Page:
An in vivo analysis of the effect of SO2 fumigation on photosynthesis in Zea mays.

Sarah Price, Steve P. Long

Research output: Contribution to journalArticlepeer-review


Fumigation of leaves with SO2 can reduce the capacity for photosynthetic CO2 uptake even in the absence of visible symptoms of damage. In vitro studies suggest that this invisible injury to intact leaves could be affected by damage to each of the main stages in the photosynthetic process. Reduced stomatal apertures may also reduce photosynthesis following SO2 fumigation. The responses of CO2 uptake by leaves to intercellular CO2 concentration and to absorbed light provide information for quantitative separation of the in vivo contribution of the different stages of photosynthesis to reduction in overall rate. This study uses these techniques to examine the basis of reduction in CO2 uptake in Zea mays cv. LG11 leaves following short‐term fumigation with SO2. Fumigation with 33 μmol m–3 SO2 for 30 min reduced light saturated CO2 uptake by about one‐third. An even greater reduction in light limited CO2 uptake was observed and with no significant change in light absorptance this was attributed to a reduced quantum yield of photosynthesis. The light saturated CO2 uptake rate and the stomatal conductance decreased in parallel. However, the relationship of CO2 uptake to the intercellular CO2 concentration suggested that the reduced stomatal conductance did not account for the reduced rate of CO2 uptake following fumigation. Both the initial slope and plateau of this relationship were significantly reduced, suggesting that both carboxylation efficiency and capacity for regeneration of CO2 acceptor were diminished by SO2 fumigation. The operating intercellular CO2 concentration indicated that both processes were co‐limiting, before and after fumigation. The time required for induction of photosynthetic CO2 uptake on illumination was approximately doubled following SO2 fumigation, showing that fumigation impairs the ability of the photosynthetic apparatus to adapt to fluctuations in light level.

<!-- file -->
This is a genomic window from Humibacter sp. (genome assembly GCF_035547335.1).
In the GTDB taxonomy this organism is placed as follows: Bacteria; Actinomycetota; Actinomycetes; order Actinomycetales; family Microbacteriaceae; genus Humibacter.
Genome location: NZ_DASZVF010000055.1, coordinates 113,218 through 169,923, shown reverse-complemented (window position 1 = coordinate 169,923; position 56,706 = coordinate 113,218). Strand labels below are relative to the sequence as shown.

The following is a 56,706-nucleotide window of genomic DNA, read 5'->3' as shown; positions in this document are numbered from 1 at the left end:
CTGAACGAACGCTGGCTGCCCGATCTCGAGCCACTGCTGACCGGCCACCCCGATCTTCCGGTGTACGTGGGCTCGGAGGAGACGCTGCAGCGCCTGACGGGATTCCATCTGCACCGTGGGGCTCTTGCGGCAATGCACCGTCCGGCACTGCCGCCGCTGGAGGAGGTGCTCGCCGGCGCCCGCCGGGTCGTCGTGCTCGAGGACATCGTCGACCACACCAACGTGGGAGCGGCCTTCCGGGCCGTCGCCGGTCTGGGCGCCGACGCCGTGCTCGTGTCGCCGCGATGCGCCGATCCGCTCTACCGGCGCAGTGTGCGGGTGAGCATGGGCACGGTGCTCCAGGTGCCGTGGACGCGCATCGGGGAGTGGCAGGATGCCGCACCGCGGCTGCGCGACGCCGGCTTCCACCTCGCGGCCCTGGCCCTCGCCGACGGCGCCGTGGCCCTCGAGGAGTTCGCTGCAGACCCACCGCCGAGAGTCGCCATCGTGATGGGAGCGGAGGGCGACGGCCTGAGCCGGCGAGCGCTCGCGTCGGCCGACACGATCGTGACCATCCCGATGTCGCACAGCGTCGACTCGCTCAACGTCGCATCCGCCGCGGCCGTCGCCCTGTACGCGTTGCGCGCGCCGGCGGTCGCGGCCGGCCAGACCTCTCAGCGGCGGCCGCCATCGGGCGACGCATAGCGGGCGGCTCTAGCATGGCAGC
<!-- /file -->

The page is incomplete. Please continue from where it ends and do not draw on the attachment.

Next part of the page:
Original languageEnglish (US)
Pages (from-to)193-200
Number of pages8
JournalPhysiologia Plantarum
Issue number2
StatePublished - Jun 1989
Externally publishedYes


  • Atmospheric pollution
  • C4 photosynthesis
  • CO uptake
  • SO
  • Zea mays
  • leaf gas‐exchange
  • mesophyll
  • quantum yield
  • stomata

ASJC Scopus subject areas

  • Physiology
  • Genetics
  • Plant Science
  • Cell Biology


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